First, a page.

Awarded every two years, the Prize is intended to reward the best social science thesis of young researchers. The thesis, on a Latin America and the Caribbean subject, has to have made a significant research contribution to the promotion of social science research geared to social development policies in the region.
UNESCO Director-General, Audrey Azoulay, has named Estefanía Ciro Rodríguez (Colombia) as the laureate of the UNESCO/Juan Bosch Prize for the Promotion of Social Science Research in Latin America and the Caribbean, on the recommendation of an international jury. The prize rewards her research on the role of coca leaf cultivation in the Amazonian rainforest communities of Colombia.
A researcher at the La Orilla del Río think tank, Ciro Rodríguez work has focused, notably, on global policies to fight drug trafficking, the State in conflict zones, and rural communities in the 21st century.
She wrote her doctoral thesis in sociology on The Life Course of Coca Leaf Growers in Caquetá and the Legitimacy of Coca Tree Cultivation, after conducting field research into the lives of the men and women who grow coca, the violence they face and the place of coca culture in their traditions.
Prior to obtaining her doctorate from the National Autonomous University of Mexico (UNAM), Ms Ciro Rodríguez studied at the University of Los Andes (Colombia), where she completed a Bachelor’s degree in economics and a Master in history.
Manuel Alejandro Olivera Andrade (Bolivia) was designated as the winner of the 2015 Edition of the Prize by UNESCO’s Director-General, Irina Bokova, on the recommendation of an international jury. The Award Ceremony will take place at UNESCO Headquarters in Paris on 26 October 2015, at the occasion of the 9th UNESCO Youth Forum.
Olivera Andrade was selected among a pool of candidates from Argentina, Bolivia, Brazil, Cuba, Ecuador, France, Jamaica, and Mexico. He holds a Bachelor in biology, together with a Master’s degree in economic development from the Universidad Mayor de San Andrés in La Paz, Bolivia. Olivera Andrade’s multidisciplinary academic background also includes undergraduate courses in economics and PhD credits in the fields of natural resources, sustainable development, and governance.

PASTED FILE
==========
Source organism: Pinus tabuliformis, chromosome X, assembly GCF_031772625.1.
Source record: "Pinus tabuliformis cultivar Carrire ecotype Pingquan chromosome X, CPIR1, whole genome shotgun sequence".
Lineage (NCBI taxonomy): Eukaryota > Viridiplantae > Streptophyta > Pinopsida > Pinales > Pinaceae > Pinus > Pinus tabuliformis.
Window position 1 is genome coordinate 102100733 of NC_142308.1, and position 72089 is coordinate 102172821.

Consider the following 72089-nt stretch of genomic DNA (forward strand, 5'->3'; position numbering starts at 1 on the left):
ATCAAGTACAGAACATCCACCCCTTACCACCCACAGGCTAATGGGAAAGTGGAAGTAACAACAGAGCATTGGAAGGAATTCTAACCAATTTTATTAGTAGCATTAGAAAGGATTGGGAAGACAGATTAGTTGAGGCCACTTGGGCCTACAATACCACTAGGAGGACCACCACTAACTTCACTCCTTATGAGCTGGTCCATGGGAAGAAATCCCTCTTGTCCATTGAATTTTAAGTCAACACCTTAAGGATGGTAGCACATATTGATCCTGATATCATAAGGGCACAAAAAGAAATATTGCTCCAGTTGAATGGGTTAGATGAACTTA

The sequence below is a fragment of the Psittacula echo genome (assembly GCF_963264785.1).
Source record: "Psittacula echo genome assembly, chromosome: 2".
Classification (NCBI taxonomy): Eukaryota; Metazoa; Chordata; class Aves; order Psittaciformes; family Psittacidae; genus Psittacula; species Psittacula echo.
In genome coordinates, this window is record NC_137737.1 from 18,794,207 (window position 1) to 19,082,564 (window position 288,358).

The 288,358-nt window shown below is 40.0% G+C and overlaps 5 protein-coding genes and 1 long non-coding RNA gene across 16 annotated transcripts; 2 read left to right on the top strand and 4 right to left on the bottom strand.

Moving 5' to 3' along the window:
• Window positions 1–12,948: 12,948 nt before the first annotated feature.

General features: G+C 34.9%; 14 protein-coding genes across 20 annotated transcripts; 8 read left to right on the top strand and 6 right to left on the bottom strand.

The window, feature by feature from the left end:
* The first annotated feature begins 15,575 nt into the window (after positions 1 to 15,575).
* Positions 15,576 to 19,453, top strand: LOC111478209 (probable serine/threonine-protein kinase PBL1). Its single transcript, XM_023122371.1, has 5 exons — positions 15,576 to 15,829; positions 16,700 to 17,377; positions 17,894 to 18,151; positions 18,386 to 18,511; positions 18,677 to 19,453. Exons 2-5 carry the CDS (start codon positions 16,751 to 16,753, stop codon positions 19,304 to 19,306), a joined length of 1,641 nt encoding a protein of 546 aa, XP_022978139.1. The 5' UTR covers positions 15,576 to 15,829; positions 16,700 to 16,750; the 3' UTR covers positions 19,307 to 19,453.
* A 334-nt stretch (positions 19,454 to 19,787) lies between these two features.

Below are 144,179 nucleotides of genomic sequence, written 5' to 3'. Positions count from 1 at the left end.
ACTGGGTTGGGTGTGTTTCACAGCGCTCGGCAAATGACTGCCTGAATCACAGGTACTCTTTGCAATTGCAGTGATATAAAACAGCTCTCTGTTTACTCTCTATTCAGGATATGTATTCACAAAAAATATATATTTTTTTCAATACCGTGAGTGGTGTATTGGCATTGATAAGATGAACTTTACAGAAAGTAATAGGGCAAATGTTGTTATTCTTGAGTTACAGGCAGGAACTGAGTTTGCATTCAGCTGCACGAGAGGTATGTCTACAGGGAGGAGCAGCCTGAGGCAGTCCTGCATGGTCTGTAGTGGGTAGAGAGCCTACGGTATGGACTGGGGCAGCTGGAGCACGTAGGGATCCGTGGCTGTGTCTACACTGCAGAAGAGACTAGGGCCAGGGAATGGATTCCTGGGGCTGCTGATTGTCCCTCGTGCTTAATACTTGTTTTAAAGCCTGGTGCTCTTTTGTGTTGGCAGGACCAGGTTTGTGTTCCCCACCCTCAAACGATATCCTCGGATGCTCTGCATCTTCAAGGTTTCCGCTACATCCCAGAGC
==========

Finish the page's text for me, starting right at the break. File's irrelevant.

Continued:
His thesis “Factores de riesgo para el proyecto estatal de aprovechamiento del litio del salar de Uyuni: Gobernanza, mercado y extractivismo histórico” explores how governance, market forces, and extractive economy issues may constitute risk factors to the governmental project for lithium exploitation in Uyuni (South West of Bolivia), using qualitative methods.
Olivera Andrade has won the Prize in recognition of the relevance of his work, which focuses on a contemporary issue, namely how a country can benefit from the natural resources it owns, all the more so given the rising importance of resources such as Lithium as an alternative source of energy. In addition, his work efficiently demonstrates the linkage between research and public policy, which is fundamental to winning this Prize.
UNESCO Director-General, Irina Bokova, has designated Karen Nathalia Cerón Steevens, 25, from Colombia, as the laureate of the first UNESCO/Juan Bosch Prize for the Promotion of Social Science Research in Latin America and the Caribbean. She was selected by an international jury in recognition of her research into youth violence in Central America and its application to social policies and prevention plans in Guatemala. The title of Ms Cerón Steevens research paper is: ¿Hijos de la Guerra o Huérfanos del Estado? Un estudio de la violencia juvenil representada en las maras, bajo las características particulares del Estado y del contexto guatemalteco (Sons of war or orphans of the state? A study of youth violence represented in “Maras” gangs, within the characteristics of the state and the Guatemalan context). This work is a continuation of the master's thesis defended by Ms Steevens at the “Colegio Mayor de Nuestra Seriora del Rosario”, a University in Bogotá (Colombia).